• Joe Pawlikowski

          But then you could potentially, though not specifically in the Yankees’ case, run into an issue where a future escalator knocks you over a previous year’s limit. And that has effects on all future years. Does MLB really go through all of this paperwork?

          • Chip

            Puts you over a previous year? As in the escalator increases the AAV over the life of a contract? That would be a pretty easy calculation. Figure A-Rod’s home run escalators work that way and he hits 660 next season. They’ve been writing him down at 10/275 for the first few seasons but now he’s at 10/281. You’ve paid 27.5M for 4 years for 110M, 281-110 = 165M left over 6 years is 28.5M per year.

  • TomH

    While we’re mentioning Kubler-Ross and Maslow, leave us not forget Freud: the death drive–every human organism seeks to die in its own way.

    Sure the Yankees can cut back to save luxury tax costs, etc. Indeed, it may have even struck the Steinbrenners as a noble idea. Of course, they’re young enough not to know the effect of poor Yankee teams on revenue at the ticket window, including luxury boxes. Every generation has to relearn certain lessons: depressions can return, appeasement doesn’t pay off, the Yankees can fall out of contention and cede their reputation, along with the glamor and dough that accompany it, to other people.

    Gee, then they can learn a Sartre lesson: Hell is Other Teams (at the top of the Heap).

    • Jumpin’ Jack Swisher

      Kubler-Ross. Maslow. Freud. On a Yankee blog. Wow.

      Any room for Minuchin?

    • Ted Nelson

      A. You really think Hank Steinbrenner can’t remember things that happened at 30-36 years old? That the Yankees brass knows less about the relationship between winning and revenue than you?

      B. There is no one to one relationship between spending and winning.

      • TomH

        Actually, I was thinking of “things that happened” AT 8-18 YEARS OLD.

        Do I know more about the relationship between “winning and revenue” than “the Yankee brass.” Let’s just leave it at “Steinbrenner sons,” since they control the purse strings. In that case, I MIGHT KNOW MORE, and so might you, and poster A, or B or C. Why? Because it’s not our money, and to the extent that we don’t have the interest in maximing revenue that the Steins do, we may be, to that precise extent, less inclined to illusion, self-deception, wishful thinking, etc. Don’t be so deferential to authority (“Yankee brass”).

        Of course, there’s no one to one relationship between spending and winning. All things considered, though, it’s better to have a lot to spend, and to spend it, than having (a) not so much and being unable to spend it; or (b) having a lot and sitting on it rather than putting it back into the team.

        The owners of the Giants in the 1920s were inclined to live off their revenue. The Yankees under Col. Jake, poured it back into the team.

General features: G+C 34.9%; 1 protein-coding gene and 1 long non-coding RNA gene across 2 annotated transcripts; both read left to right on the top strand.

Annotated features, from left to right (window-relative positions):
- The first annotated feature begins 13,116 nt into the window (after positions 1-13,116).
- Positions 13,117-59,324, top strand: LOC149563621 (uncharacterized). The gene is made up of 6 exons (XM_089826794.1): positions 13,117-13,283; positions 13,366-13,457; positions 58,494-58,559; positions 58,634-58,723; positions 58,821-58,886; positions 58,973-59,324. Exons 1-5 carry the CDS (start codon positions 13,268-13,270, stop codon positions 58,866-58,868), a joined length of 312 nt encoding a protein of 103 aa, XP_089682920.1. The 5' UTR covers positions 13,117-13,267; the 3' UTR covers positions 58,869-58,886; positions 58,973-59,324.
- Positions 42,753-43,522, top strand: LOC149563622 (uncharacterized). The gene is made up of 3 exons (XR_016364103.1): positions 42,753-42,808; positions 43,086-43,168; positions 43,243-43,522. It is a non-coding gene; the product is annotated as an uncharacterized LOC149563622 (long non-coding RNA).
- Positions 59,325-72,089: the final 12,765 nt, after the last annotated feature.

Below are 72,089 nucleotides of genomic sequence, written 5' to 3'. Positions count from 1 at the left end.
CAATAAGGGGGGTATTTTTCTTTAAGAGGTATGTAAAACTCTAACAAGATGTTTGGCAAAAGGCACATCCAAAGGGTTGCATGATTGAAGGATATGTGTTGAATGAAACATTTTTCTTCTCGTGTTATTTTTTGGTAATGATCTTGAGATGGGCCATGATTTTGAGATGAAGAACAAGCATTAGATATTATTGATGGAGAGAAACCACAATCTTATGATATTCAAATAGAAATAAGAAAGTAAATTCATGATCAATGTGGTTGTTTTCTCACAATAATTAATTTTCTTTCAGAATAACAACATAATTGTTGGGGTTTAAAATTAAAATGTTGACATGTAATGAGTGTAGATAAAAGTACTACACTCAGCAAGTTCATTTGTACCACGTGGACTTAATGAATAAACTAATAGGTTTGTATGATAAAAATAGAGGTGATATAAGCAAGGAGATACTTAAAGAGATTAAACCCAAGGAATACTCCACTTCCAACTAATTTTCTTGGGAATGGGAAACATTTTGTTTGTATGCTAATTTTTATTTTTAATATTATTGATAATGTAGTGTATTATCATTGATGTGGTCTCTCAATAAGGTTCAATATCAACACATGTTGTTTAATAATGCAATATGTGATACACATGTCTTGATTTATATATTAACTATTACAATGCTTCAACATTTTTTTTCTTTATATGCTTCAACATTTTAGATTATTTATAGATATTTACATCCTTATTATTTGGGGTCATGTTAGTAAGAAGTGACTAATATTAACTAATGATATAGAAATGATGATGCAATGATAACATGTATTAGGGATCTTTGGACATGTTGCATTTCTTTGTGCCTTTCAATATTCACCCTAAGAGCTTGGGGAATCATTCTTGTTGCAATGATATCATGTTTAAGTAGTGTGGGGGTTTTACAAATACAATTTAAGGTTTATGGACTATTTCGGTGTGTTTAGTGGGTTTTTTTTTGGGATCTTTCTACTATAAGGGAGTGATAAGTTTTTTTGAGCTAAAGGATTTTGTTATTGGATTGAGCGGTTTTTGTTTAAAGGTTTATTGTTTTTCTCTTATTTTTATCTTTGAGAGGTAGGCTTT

• Ted Nelson

          Anything is possible, but their interest in maximizing returns should lead to some curiosity in what’s driving revenue generation.

          I am not deferential, I just give them the benefit of the doubt that they are not incompetent morons. In order to not understand the relationship between winning and revenue generation they would have to be total buffoons. So by implying they don’t at least have a vague idea of the relationship, you are calling them morons. With the one… maybe. Other seems decently intelligent.

          And their history suggests that they’re not interested in skimping on winning to save money.

          “it’s better to have a lot to spend, and to spend it,”

          Sometimes it’s better not to spend it than to get locked into huge long-term deals with bad players. There’s an opportunity cost to every guaranteed long-term contract and every trade. The Yankees seem to have a very strong understanding of this based on their recent trend of not overpaying for anything less than elite production (or at least elite PR in some cases).

  • Chip

    I put this over at Yankee Analysts earlier but figured I did the research so I’ll repost it here with some tweaks

    C – Montero/Romine/Murphey – all of these players should be making the minimum
    1B – Tex – 22.5M
    2B – Cano – 23M
    SS – Jeter – 5M (already paid up 51M towards payroll in previous seasons, so only apply the difference when he picks up the option)
    3B – A-Rod – 29M (assume he hits his 714th homer which adds 1.5M a year to the rest of his contract)
    OF – Gardner – 5.5M (could be a lot higher if he has a couple decent seasons as this would be his third time through arbitration but I’ll go with 5.5 for now)
    OF – Generic outfielder making…….16M
    OF – ??
    DH – Montero/A-Rod/Jeter/ect

    SP – CC – 24.4M
    SP – Nova – Arb 1 so we’ll say 1.5M because of the wins
    SP – Darvish – 10M since this is all theoretical anyhow
    SP – Betances/Banuelos/Warren/Phelps/Noesi/ect – .5M
    SP – ??

    RP – Robertson – Arb3 for a guy who could be a closer but let’s say that Soriano is the closer through 2013 and keeps Robertsons value down to 5M